The Sabah state government in Malaysia should immediately make public the terms and status of a land deal that would hand management of 4.9 million acres of tropical forest to a foreign company for up to 200 years, Human Rights Watch has said.
The Sabah government is obligated to respect and protect the rights of the communities and tens of thousands of indigenous people who call the forest their home and derive their livelihoods from it, and to ensure that any deal reached with the company upholds these rights.
The provisional conservation agreement, signed by the Sabah state government on 39 October 2021, gives Singapore-based Hoch Standard Pte Ltd the exclusive right to monetise “natural capital” in vast areas of the state.
This includes the right to seek payments for ecosystem services provided by the forest – such as the absorption of carbon dioxide by trees and plants – from other companies looking to offset their own greenhouse gas emissions.
Since November, when media reports revealed the existence of the deal, Sabah state officials have given conflicting statements about the binding nature of the agreement and the need for or existence of prior consultations with indigenous communities living within areas covered by the agreement.
“The lack of transparency about the deal with Hoch Standard, which has the potential to seriously damage the lives of tens of thousands of indigenous people in Sabah, is simply outrageous,” Richard Pearshouse, director of the environment and human rights division at Human Rights Watch, said. “Government officials should publicly respond to the concerns raised by the state’s indigenous communities and commit to a course of action that protects, rather than undermines, their rights.”
On 28 February 2022, Human Rights Watch sent letters to Sabah Chief Minister Hajiji Noor, Deputy Chief Minister Jeffrey Kitingan and chief forest conservator Frederick Kugan, asking a series of questions about the status and scope of the agreement. Human Rights Watch also sent similar letters to Hoch Standard and Tierra Australia, which is reported to have brokered the deal.
More than a month later, none of those contacted had responded.
The land deal has raised many issues that the government and participating companies have not publicly addressed, Human Rights Watch said.
For instance, it is unclear how the agreement will affect the management, use or access rights of indigenous and other communities who live on or depend on the land covered by the agreement. The exact areas covered by the agreement have not been reported.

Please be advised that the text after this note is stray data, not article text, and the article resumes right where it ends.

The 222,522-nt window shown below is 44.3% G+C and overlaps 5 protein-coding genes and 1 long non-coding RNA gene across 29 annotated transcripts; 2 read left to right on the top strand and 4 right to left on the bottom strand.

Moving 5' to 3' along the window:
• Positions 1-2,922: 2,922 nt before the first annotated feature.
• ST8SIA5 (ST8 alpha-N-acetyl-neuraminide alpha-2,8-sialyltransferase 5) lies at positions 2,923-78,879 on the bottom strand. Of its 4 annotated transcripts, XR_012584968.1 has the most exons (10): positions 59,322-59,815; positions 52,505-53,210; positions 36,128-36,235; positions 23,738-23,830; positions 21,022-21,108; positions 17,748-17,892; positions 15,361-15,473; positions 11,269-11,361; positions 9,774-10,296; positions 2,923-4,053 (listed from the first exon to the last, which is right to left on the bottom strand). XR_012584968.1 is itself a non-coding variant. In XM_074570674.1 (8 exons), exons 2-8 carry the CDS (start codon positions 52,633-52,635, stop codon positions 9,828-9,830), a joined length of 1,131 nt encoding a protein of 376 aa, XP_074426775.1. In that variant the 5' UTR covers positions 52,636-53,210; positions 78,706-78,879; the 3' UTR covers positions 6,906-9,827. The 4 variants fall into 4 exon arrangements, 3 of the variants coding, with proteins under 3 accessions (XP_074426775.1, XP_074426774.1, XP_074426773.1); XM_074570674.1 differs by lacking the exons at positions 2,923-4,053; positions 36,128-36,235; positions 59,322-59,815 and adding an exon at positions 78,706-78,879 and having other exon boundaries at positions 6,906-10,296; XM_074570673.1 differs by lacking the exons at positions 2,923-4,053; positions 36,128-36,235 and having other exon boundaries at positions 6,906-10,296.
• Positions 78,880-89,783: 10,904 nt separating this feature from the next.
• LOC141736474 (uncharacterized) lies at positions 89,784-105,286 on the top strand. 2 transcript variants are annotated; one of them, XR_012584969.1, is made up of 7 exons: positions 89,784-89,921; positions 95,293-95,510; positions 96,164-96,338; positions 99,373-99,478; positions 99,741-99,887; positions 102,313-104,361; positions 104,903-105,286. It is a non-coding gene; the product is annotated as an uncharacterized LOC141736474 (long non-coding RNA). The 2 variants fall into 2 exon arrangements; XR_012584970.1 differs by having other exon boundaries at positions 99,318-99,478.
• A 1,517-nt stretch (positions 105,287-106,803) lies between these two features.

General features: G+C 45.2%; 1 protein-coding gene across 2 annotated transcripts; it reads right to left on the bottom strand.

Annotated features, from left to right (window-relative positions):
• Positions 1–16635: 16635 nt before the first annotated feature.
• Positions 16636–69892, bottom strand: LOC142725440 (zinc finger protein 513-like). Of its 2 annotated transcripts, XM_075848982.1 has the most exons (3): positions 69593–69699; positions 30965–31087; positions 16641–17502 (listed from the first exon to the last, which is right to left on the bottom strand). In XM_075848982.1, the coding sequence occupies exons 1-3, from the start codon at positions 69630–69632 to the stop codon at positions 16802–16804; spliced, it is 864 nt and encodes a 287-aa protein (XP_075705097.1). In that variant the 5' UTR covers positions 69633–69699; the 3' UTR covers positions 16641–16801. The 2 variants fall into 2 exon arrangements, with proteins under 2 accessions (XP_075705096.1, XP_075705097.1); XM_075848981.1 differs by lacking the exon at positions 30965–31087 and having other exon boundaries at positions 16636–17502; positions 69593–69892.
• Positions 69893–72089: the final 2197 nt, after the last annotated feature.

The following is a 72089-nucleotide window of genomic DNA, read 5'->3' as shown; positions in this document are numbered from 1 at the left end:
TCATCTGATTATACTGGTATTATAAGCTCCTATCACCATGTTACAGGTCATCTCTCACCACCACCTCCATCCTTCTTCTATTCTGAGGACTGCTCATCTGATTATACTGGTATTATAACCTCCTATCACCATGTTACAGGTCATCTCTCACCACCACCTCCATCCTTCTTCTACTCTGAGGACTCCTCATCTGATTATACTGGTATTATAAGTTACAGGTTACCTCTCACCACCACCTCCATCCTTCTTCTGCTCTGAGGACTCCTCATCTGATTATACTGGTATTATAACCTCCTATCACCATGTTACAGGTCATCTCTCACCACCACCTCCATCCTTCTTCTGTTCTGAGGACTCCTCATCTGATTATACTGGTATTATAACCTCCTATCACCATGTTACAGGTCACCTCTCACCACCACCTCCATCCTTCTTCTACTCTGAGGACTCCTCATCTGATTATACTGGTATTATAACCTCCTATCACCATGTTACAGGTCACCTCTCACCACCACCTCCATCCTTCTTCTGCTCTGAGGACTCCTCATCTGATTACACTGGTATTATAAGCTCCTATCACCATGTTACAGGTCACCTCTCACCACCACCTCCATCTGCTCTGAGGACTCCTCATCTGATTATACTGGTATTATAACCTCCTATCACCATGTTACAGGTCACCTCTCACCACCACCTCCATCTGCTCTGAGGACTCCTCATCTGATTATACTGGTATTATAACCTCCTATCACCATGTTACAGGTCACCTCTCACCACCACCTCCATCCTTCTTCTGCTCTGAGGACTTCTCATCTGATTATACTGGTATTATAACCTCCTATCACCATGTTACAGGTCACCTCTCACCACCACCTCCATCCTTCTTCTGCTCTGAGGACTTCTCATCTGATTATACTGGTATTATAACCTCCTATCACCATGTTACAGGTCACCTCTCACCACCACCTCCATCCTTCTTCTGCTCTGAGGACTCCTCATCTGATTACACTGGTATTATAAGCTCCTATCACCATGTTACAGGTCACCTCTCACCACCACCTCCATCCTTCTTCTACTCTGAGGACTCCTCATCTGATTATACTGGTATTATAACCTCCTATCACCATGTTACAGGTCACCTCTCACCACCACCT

Indigenous people do not know whether traditional and other relevant knowledge will be financially compensated in the event natural capital associated with indigenous peoples – such as medicinal or food plants – is monetised.
It is not publicly known to what extent the state government or the companies involved have identified and consulted with communities that may be affected by the agreement and obtained their free, prior, and informed consent.
The UN Declaration on the Rights of Indigenous Peoples specifically recognises the need to respect and promote the inherent rights of indigenous peoples to their lands, territories and resources. It calls for good faith consultations with indigenous communities any time that their rights to their land might be affected, including in the context of environmental conservation.
Malaysia voted in favor of the declaration when it was adopted by the UN General Assembly in 2007.
In addition, the Sabah Biodiversity Enactment (2000), enacted by the Sabah state legislature on 29 December 2000, requires financial benefit-sharing agreements with “native and local communities” for any use of biological resources on lands over which those people have rights or associated relevant knowledge.
Sabah is the second largest state in Malaysia, covering nearly 724,000 sq km on the northern tip of the island of Borneo. Unlike most other states in the country, the population of 3.5 million is predominantly indigenous, with more than 33 recognised indigenous groups making up about 54% of the population.
Proponents of the agreement with Hoch Standard have alleged that free, prior, and informed consent of the affected indigenous population is not necessary because the land subject to the nature conservation agreement is already protected land, and consent was obtained when the land was first given protected status.
However, in a press statement on 9 February, the Sabah attorney general said that “no carbon trading programme will be agreed to nor implemented without the free, prior informed consent of native communities whose customary rights may be impacted by such programmes”.
Conservation initiatives ostensibly intended to protect the world’s forests and address the climate crisis should not undermine the rights of forest peoples, Human Rights Watch said.
Through a variety of certification mechanisms, the naturally stored carbon in forests can be claimed as avoided carbon dioxide emissions and then sold as “credits” to companies seeking to voluntarily offset the emissions from their own operations. There are serious concerns whether such mechanisms lead to an actual reduction of overall emissions.
“The Sabah state government should publicly disclose how the Hoch Standard deal was negotiated, what it purports to cover, and details about all parties to the agreement,” Pearshouse said. “The many unanswered questions about the impact of this deal mean the government needs to be incredibly vigilant in fulfilling its obligation to respect and protect the rights of affected indigenous communities.” – HRW